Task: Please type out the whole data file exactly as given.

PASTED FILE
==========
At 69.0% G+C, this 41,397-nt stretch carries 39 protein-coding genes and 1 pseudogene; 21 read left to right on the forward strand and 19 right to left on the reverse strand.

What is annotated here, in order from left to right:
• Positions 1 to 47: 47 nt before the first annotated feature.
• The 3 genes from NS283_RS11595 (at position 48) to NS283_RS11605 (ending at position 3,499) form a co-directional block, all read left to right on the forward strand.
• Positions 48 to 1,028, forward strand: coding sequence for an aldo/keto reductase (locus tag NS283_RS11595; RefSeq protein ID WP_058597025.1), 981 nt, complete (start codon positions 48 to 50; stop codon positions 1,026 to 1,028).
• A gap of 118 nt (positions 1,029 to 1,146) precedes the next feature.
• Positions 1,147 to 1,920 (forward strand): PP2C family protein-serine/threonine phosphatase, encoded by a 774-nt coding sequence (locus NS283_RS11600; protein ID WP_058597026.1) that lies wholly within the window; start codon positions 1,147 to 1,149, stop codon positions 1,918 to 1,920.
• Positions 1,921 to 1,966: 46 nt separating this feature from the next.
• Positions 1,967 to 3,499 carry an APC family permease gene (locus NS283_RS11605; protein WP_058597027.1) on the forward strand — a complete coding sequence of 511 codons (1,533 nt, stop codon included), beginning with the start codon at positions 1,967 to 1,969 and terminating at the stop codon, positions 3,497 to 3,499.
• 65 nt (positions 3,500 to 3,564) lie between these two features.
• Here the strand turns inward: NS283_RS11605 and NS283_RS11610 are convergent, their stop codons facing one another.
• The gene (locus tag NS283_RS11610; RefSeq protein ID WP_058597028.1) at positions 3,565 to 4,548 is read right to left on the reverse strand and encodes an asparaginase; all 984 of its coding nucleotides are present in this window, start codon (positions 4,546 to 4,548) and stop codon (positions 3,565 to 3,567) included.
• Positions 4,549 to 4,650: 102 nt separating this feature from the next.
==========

At 69.0% G+C, this 41,397-nt stretch carries 39 protein-coding genes and 1 pseudogene; 21 read left to right on the forward strand and 19 right to left on the reverse strand.

What is annotated here, in order from left to right:
• Positions 1 to 47: 47 nt before the first annotated feature.
• The 3 genes from NS283_RS11595 (at position 48) to NS283_RS11605 (ending at position 3,499) form a co-directional block, all read left to right on the forward strand.
• Positions 48 to 1,028, forward strand: coding sequence for an aldo/keto reductase (locus tag NS283_RS11595; RefSeq protein ID WP_058597025.1), 981 nt, complete (start codon positions 48 to 50; stop codon positions 1,026 to 1,028).
• A gap of 118 nt (positions 1,029 to 1,146) precedes the next feature.
• Positions 1,147 to 1,920 (forward strand): PP2C family protein-serine/threonine phosphatase, encoded by a 774-nt coding sequence (locus NS283_RS11600; protein ID WP_058597026.1) that lies wholly within the window; start codon positions 1,147 to 1,149, stop codon positions 1,918 to 1,920.
• Positions 1,921 to 1,966: 46 nt separating this feature from the next.
• Positions 1,967 to 3,499 carry an APC family permease gene (locus NS283_RS11605; protein WP_058597027.1) on the forward strand — a complete coding sequence of 511 codons (1,533 nt, stop codon included), beginning with the start codon at positions 1,967 to 1,969 and terminating at the stop codon, positions 3,497 to 3,499.
• 65 nt (positions 3,500 to 3,564) lie between these two features.
• Here the strand turns inward: NS283_RS11605 and NS283_RS11610 are convergent, their stop codons facing one another.
• The gene (locus tag NS283_RS11610; RefSeq protein ID WP_058597028.1) at positions 3,565 to 4,548 is read right to left on the reverse strand and encodes an asparaginase; all 984 of its coding nucleotides are present in this window, start codon (positions 4,546 to 4,548) and stop codon (positions 3,565 to 3,567) included.
• Positions 4,549 to 4,650: 102 nt separating this feature from the next.